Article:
Imagine that they were having a hard time working with each other. If it was safe enough for us to tie each person's leg to another person's leg, forcing them to walk in pairs, does the main learning objective of resilience remain the same? Perhaps, but now, there's an added dimension of working together to navigate the rugged terrain. It becomes apparent how the aspect of working collaboratively with someone else emerges with just a little tweak from the facilitator.
A simple tweak such as tying the shoes together foster a totally different learning
2. Sequencing of activities
The previous step starts to direct the learning. To make the learning even more impactful, we want to provide a peak experience.

"Peak experiences are often described as transcendent moments of pure joy and elation. These are moments that stand out from everyday events. The memory of such events is lasting and people often liken them to a spiritual experience."

We can all think of experiences we have had that we can still talk about. Our aim as educators is to provide the students with such experiences in our program. Because such experiences are rare, they need careful planning. I find that sequencing them in such a way that the level of challenge increases works best. Without realizing it, the group might be undertaking team challenges that they were, earlier, not ready for. Returning to our mountain hike scenario, we could include a final challenge of a mock casualty evacuation. Without proper sequencing or scaffolding, one can imagine how such an activity can go wrong. However, with the right scaffolding, students learn to walk on uneven terrain, learn to work together, learn to communicate, and learn to set boundaries. The educator has carefully designed activities that expand the students' skills to be ready for the final challenge. While the final challenge still remains daunting, the sequencing engineered allows the students to go through a peak experience.
3. Questioning
"To ask the right question is already half the solution to a problem" Carl Jung
Humans are social by nature; we want to speak and share our stories when the experience is strong enough. If the first two steps were done right, you would not need much questioning for students to share their learning aligned with the desired learning outcome. They would be excited to share about walking legs tied together, share funny moments and challenging moments. However, it would be a pity to just leave it there. A practiced facilitator can help students unlock a deeper level of understanding (similar to ZPD described earlier) by employing the right questioning techniques. A randomized control trial conducted by the Cambridge Primary Review Trust and the University of York showed that employing a dialogic teaching method over the autumn and spring of 2015/16 was enough to put the controlled group two months ahead in their learning.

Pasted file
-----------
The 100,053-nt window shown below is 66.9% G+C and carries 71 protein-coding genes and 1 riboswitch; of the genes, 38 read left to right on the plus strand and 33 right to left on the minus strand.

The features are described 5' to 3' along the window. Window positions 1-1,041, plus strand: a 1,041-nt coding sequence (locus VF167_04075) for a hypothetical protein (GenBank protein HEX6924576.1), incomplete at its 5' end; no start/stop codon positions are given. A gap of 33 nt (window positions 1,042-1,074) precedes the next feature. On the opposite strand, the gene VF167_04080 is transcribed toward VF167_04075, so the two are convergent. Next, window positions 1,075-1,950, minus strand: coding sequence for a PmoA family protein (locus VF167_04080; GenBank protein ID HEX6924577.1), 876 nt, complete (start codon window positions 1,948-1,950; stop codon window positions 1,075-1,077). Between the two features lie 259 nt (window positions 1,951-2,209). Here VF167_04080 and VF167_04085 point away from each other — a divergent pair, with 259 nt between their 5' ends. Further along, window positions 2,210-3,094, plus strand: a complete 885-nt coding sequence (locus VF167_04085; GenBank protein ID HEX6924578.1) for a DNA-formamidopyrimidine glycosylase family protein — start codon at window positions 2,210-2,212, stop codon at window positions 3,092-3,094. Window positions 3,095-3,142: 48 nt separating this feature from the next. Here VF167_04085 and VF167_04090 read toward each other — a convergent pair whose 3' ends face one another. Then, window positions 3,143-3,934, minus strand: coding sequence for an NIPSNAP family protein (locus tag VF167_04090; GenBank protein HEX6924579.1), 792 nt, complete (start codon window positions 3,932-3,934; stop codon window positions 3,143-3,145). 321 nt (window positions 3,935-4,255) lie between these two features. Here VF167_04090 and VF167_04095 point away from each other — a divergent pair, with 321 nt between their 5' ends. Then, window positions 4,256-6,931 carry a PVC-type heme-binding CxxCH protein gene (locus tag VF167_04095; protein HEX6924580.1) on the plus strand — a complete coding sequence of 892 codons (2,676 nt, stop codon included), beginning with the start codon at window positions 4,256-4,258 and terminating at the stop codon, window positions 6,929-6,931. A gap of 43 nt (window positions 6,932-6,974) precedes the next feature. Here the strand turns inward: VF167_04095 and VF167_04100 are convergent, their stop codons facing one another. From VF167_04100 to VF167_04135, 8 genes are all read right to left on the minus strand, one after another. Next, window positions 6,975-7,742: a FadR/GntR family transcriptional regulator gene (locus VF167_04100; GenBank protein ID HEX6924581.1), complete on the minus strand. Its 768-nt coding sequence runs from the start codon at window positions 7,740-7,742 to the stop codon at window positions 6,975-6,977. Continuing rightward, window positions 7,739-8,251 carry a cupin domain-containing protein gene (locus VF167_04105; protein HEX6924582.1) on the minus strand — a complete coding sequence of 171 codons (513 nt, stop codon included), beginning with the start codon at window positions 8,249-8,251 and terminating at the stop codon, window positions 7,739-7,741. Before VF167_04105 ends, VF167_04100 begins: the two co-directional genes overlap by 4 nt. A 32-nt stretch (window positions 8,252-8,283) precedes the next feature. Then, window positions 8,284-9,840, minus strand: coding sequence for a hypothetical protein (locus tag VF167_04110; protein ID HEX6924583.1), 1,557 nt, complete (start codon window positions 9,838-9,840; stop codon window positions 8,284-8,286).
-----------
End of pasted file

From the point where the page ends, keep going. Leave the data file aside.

The Education Endowment Foundation explains dialogic teaching as: "Teachers are trained in strategies that enable pupils to reason, discuss, argue, and explain rather than merely respond, in order to develop higher-order thinking and articulacy."

Ending the experience without that level of questioning would be denying our students of an even more transformative learning.
In the world of outdoor education, those three elements (Design of activity, Sequencing of activity, and Questioning) are like the threads that weave together an unforgettable tapestry of learning experiences. They showcase how intentional program design can transform seemingly ordinary activities into powerful tools for personal growth and skill development. So, whether you're leading a group up a mountain or navigating the challenges of the classroom, think about how you can make the horse thirsty. Because you can!
Yes! Update me when the next article is out!
Want to stay updated when we release the latest article around educating the next generation? Connect with us below.
By clicking the button, you agree that we will only use this information to send you updates about this site. We will not share your information with any other parties.
Similar articles that you might like:
Made on